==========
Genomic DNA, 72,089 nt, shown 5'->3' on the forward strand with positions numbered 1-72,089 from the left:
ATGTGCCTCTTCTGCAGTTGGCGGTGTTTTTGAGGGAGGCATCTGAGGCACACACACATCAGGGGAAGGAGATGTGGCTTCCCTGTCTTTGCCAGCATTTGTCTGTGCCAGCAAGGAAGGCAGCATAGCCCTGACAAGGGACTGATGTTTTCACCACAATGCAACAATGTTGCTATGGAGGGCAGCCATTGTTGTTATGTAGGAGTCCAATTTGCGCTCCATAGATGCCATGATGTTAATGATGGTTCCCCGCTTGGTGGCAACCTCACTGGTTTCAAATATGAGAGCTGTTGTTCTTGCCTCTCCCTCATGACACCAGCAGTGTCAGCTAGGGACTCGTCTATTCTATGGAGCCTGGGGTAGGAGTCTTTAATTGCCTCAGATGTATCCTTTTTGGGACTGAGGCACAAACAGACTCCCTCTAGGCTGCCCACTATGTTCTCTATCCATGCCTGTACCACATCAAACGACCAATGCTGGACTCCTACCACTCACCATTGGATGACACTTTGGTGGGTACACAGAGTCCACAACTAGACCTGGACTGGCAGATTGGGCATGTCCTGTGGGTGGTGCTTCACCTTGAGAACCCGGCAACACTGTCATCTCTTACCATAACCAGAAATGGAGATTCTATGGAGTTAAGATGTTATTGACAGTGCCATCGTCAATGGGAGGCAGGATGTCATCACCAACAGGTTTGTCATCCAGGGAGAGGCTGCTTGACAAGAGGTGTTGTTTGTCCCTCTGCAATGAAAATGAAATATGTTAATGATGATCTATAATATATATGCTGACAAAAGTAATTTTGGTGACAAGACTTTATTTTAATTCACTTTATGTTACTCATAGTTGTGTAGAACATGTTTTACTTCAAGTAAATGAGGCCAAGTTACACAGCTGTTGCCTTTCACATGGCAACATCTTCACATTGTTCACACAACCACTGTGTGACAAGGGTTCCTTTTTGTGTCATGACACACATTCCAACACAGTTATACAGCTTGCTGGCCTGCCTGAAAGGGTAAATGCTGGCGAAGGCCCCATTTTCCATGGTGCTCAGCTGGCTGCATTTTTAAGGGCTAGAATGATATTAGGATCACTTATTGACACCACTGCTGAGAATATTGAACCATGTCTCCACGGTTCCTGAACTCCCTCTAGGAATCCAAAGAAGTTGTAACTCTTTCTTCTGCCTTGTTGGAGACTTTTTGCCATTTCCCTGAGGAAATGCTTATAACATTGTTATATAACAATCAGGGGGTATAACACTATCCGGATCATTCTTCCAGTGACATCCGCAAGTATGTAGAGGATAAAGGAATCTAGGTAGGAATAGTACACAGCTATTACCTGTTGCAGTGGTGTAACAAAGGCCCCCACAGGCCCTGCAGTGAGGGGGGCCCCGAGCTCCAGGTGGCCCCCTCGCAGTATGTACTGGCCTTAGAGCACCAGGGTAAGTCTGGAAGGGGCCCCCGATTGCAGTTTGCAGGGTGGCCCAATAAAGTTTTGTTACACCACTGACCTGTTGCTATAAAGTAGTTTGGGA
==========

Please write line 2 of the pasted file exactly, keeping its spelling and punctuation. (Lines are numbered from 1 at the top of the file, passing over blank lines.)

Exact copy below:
ATGTGCCTCTTCTGCAGTTGGCGGTGTTTTTGAGGGAGGCATCTGAGGCACACACACATCAGGGGAAGGAGATGTGGCTTCCCTGTCTTTGCCAGCATTTGTCTGTGCCAGCAAGGAAGGCAGCATAGCCCTGACAAGGGACTGATGTTTTCACCACAATGCAACAATGTTGCTATGGAGGGCAGCCATTGTTGTTATGTAGGAGTCCAATTTGCGCTCCATAGATGCCATGATGTTAATGATGGTTCCCCGCTTGGTGGCAACCTCACTGGTTTCAAATATGAGAGCTGTTGTTCTTGCCTCTCCCTCATGACACCAGCAGTGTCAGCTAGGGACTCGTCTATTCTATGGAGCCTGGGGTAGGAGTCTTTAATTGCCTCAGATGTATCCTTTTTGGGACTGAGGCACAAACAGACTCCCTCTAGGCTGCCCACTATGTTCTCTATCCATGCCTGTACCACATCAAACGACCAATGCTGGACTCCTACCACTCACCATTGGATGACACTTTGGTGGGTACACAGAGTCCACAACTAGACCTGGACTGGCAGATTGGGCATGTCCTGTGGGTGGTGCTTCACCTTGAGAACCCGGCAACACTGTCATCTCTTACCATAACCAGAAATGGAGATTCTATGGAGTTAAGATGTTATTGACAGTGCCATCGTCAATGGGAGGCAGGATGTCATCACCAACAGGTTTGTCATCCAGGGAGAGGCTGCTTGACAAGAGGTGTTGTTTGTCCCTCTGCAATGAAAATGAAATATGTTAATGATGATCTATAATATATATGCTGACAAAAGTAATTTTGGTGACAAGACTTTATTTTAATTCACTTTATGTTACTCATAGTTGTGTAGAACATGTTTTACTTCAAGTAAATGAGGCCAAGTTACACAGCTGTTGCCTTTCACATGGCAACATCTTCACATTGTTCACACAACCACTGTGTGACAAGGGTTCCTTTTTGTGTCATGACACACATTCCAACACAGTTATACAGCTTGCTGGCCTGCCTGAAAGGGTAAATGCTGGCGAAGGCCCCATTTTCCATGGTGCTCAGCTGGCTGCATTTTTAAGGGCTAGAATGATATTAGGATCACTTATTGACACCACTGCTGAGAATATTGAACCATGTCTCCACGGTTCCTGAACTCCCTCTAGGAATCCAAAGAAGTTGTAACTCTTTCTTCTGCCTTGTTGGAGACTTTTTGCCATTTCCCTGAGGAAATGCTTATAACATTGTTATATAACAATCAGGGGGTATAACACTATCCGGATCATTCTTCCAGTGACATCCGCAAGTATGTAGAGGATAAAGGAATCTAGGTAGGAATAGTACACAGCTATTACCTGTTGCAGTGGTGTAACAAAGGCCCCCACAGGCCCTGCAGTGAGGGGGGCCCCGAGCTCCAGGTGGCCCCCTCGCAGTATGTACTGGCCTTAGAGCACCAGGGTAAGTCTGGAAGGGGCCCCCGATTGCAGTTTGCAGGGTGGCCCAATAAAGTTTTGTTACACCACTGACCTGTTGCTATAAAGTAGTTTGGGA